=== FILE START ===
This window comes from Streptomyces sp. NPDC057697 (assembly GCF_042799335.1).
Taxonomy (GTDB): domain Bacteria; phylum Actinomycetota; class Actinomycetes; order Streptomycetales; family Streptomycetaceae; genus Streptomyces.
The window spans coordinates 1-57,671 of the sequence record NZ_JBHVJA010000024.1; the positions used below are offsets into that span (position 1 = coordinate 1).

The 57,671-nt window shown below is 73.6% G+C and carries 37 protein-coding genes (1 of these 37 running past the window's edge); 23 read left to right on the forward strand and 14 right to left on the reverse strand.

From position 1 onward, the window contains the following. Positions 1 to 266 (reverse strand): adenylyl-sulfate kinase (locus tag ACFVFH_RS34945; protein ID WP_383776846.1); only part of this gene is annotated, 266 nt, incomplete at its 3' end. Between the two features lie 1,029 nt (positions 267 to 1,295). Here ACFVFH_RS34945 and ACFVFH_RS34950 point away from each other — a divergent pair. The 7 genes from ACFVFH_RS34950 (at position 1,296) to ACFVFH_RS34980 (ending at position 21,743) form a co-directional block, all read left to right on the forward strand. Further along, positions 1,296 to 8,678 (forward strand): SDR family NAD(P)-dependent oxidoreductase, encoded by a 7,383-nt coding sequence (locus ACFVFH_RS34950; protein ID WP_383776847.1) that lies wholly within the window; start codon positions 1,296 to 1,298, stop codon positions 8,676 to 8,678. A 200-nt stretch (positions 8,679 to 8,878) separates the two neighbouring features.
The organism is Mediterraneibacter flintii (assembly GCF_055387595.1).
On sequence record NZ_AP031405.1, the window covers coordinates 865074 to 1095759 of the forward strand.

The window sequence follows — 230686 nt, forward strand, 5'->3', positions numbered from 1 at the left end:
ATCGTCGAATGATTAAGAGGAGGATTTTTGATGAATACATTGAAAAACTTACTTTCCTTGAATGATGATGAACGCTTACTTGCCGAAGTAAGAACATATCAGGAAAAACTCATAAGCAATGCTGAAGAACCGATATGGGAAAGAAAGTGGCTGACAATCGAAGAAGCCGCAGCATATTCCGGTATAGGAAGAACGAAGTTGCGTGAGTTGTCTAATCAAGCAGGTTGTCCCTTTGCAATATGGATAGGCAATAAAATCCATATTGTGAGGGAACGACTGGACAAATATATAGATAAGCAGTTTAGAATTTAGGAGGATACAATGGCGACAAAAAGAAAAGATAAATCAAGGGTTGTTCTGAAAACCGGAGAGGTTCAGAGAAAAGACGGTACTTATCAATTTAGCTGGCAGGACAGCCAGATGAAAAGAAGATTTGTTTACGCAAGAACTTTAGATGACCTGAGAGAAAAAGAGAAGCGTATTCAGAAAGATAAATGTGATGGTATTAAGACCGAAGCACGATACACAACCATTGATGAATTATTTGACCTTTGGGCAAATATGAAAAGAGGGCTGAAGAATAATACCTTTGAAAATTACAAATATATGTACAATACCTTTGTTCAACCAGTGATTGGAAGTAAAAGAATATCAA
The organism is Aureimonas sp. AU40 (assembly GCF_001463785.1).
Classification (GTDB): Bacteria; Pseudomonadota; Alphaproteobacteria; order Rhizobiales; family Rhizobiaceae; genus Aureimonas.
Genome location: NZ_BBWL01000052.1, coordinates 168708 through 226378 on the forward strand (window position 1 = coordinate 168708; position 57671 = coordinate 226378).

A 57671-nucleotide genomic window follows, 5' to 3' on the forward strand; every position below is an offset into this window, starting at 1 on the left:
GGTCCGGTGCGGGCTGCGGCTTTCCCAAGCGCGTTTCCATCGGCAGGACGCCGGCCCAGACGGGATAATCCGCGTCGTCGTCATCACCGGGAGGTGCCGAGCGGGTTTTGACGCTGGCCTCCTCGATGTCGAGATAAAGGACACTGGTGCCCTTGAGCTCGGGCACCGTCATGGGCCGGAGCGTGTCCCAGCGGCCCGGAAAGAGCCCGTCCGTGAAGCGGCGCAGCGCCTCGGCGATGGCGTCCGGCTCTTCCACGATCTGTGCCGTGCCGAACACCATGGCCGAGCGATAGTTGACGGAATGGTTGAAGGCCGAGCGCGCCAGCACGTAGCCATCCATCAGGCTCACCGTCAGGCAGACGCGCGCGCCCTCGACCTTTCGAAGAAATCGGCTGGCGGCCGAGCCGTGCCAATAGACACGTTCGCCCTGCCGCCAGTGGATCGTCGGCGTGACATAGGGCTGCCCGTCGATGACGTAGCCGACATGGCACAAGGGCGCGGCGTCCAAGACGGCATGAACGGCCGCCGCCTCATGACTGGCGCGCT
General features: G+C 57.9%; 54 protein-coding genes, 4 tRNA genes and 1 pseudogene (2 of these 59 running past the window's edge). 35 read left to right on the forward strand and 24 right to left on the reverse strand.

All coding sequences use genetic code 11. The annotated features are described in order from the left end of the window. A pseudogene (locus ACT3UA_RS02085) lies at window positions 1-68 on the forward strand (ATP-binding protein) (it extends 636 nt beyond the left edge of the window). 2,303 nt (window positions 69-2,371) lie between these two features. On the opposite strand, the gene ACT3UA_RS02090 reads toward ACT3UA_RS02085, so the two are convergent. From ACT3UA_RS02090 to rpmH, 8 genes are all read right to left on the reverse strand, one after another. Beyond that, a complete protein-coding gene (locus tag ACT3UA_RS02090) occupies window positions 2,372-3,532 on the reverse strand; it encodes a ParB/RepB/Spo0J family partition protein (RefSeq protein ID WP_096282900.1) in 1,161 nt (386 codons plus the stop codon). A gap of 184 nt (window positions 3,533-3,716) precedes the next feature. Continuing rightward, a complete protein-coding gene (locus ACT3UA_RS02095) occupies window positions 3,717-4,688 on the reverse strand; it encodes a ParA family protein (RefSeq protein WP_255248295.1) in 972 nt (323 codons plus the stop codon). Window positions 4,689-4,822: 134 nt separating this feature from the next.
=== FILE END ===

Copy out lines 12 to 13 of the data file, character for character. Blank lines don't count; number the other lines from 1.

Genome location: NZ_BBWL01000052.1, coordinates 168708 through 226378 on the forward strand (window position 1 = coordinate 168708; position 57671 = coordinate 226378).

A 57671-nucleotide genomic window follows, 5' to 3' on the forward strand; every position below is an offset into this window, starting at 1 on the left: